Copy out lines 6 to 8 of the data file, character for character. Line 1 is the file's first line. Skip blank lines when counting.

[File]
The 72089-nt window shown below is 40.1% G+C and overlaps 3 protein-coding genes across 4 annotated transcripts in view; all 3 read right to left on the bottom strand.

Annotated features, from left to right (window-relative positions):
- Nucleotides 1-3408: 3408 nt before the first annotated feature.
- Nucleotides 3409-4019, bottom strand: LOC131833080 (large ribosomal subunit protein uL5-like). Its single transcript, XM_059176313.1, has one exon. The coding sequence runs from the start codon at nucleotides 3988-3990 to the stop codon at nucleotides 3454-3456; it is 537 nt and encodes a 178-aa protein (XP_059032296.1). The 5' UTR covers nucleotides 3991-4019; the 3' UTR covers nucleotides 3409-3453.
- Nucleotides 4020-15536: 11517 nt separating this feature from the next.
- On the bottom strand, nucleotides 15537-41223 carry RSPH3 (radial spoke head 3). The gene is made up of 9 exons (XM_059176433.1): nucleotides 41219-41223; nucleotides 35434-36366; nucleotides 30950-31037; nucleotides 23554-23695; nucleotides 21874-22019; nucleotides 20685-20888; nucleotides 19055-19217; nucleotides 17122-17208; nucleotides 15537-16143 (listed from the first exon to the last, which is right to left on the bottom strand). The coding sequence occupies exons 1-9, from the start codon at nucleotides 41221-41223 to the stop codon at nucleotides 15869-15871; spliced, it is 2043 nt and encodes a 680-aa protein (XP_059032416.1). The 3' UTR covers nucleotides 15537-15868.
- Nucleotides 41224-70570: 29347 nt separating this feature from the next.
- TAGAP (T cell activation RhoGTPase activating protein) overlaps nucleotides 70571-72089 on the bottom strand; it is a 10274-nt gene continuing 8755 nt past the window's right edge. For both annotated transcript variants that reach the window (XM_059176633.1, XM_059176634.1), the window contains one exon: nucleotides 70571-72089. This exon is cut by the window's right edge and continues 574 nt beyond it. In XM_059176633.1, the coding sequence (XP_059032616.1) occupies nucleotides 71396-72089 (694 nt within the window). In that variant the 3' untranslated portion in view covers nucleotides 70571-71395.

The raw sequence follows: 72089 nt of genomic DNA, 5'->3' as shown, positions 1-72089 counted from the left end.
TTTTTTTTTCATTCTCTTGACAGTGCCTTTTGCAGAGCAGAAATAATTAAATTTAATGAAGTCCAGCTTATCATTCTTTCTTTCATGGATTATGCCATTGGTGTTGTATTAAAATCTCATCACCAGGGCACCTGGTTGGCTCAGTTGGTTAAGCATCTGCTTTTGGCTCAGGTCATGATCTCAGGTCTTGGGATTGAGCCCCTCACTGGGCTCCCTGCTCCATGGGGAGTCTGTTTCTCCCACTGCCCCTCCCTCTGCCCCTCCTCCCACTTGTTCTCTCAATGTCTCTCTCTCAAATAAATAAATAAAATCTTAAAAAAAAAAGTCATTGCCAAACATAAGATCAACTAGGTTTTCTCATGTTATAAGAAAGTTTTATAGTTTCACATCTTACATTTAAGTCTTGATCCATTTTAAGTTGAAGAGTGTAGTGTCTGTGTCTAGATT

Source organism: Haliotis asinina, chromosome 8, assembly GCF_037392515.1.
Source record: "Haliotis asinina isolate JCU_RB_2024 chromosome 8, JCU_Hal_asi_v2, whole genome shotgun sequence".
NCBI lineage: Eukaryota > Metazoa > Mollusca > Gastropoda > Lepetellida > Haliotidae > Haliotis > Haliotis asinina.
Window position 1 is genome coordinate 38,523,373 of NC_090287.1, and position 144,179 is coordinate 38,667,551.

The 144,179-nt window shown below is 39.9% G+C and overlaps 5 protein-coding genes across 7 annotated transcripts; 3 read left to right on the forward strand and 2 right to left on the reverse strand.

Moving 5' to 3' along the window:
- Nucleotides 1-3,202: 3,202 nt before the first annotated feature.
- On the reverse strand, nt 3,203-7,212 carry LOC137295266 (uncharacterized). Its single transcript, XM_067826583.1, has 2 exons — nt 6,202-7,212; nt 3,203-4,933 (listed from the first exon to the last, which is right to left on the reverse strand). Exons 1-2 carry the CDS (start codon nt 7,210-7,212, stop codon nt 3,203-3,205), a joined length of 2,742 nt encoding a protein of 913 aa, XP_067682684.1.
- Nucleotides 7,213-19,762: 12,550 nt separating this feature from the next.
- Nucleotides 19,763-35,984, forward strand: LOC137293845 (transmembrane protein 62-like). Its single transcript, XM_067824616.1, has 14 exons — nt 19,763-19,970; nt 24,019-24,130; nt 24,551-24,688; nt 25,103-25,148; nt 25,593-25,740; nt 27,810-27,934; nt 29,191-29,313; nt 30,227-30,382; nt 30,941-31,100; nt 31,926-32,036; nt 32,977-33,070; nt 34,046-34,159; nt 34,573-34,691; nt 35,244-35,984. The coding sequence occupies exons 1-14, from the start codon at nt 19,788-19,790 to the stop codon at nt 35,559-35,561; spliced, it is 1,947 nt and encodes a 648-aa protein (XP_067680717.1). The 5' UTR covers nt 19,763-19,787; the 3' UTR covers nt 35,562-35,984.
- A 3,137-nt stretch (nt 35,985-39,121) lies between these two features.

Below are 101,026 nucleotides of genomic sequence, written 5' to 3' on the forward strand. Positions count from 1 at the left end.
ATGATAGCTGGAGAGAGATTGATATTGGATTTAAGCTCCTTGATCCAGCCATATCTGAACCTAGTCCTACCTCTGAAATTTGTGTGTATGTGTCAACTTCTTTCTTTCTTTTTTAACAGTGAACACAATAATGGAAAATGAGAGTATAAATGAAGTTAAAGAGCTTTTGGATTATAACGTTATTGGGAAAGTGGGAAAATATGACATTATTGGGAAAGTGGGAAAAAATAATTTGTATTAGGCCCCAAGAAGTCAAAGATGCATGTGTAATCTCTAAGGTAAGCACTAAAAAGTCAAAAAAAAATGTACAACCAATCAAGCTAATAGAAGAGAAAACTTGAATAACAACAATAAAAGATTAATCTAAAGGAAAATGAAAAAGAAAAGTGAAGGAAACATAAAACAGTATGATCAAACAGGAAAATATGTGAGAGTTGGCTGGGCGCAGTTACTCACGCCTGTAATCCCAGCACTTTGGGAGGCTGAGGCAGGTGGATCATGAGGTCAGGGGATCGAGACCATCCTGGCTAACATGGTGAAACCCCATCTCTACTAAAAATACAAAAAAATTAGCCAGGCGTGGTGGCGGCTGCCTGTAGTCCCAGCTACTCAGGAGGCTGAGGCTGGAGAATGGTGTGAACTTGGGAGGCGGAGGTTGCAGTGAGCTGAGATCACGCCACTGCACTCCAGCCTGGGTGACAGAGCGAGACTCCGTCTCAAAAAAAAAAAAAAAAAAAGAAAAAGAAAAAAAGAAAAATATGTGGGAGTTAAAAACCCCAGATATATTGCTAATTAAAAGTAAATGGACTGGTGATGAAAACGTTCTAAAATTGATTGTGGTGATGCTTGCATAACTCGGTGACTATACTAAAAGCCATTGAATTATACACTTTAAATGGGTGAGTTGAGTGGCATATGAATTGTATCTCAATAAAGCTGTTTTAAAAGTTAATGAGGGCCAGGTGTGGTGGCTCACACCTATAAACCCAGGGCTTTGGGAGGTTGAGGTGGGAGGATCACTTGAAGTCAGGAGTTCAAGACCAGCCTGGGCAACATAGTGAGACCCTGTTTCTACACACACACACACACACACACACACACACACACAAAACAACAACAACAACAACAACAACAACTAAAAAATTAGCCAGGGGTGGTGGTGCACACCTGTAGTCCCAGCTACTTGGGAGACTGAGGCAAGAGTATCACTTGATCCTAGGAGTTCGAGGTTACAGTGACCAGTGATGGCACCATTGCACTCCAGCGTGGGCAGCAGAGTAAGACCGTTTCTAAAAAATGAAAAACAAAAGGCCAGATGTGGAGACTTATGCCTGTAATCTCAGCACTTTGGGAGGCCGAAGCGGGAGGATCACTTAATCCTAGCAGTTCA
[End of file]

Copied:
- On the bottom strand, nucleotides 15537-41223 carry RSPH3 (radial spoke head 3). The gene is made up of 9 exons (XM_059176433.1): nucleotides 41219-41223; nucleotides 35434-36366; nucleotides 30950-31037; nucleotides 23554-23695; nucleotides 21874-22019; nucleotides 20685-20888; nucleotides 19055-19217; nucleotides 17122-17208; nucleotides 15537-16143 (listed from the first exon to the last, which is right to left on the bottom strand). The coding sequence occupies exons 1-9, from the start codon at nucleotides 41221-41223 to the stop codon at nucleotides 15869-15871; spliced, it is 2043 nt and encodes a 680-aa protein (XP_059032416.1). The 3' UTR covers nucleotides 15537-15868.
- Nucleotides 41224-70570: 29347 nt separating this feature from the next.
- TAGAP (T cell activation RhoGTPase activating protein) overlaps nucleotides 70571-72089 on the bottom strand; it is a 10274-nt gene continuing 8755 nt past the window's right edge. For both annotated transcript variants that reach the window (XM_059176633.1, XM_059176634.1), the window contains one exon: nucleotides 70571-72089. This exon is cut by the window's right edge and continues 574 nt beyond it. In XM_059176633.1, the coding sequence (XP_059032616.1) occupies nucleotides 71396-72089 (694 nt within the window). In that variant the 3' untranslated portion in view covers nucleotides 70571-71395.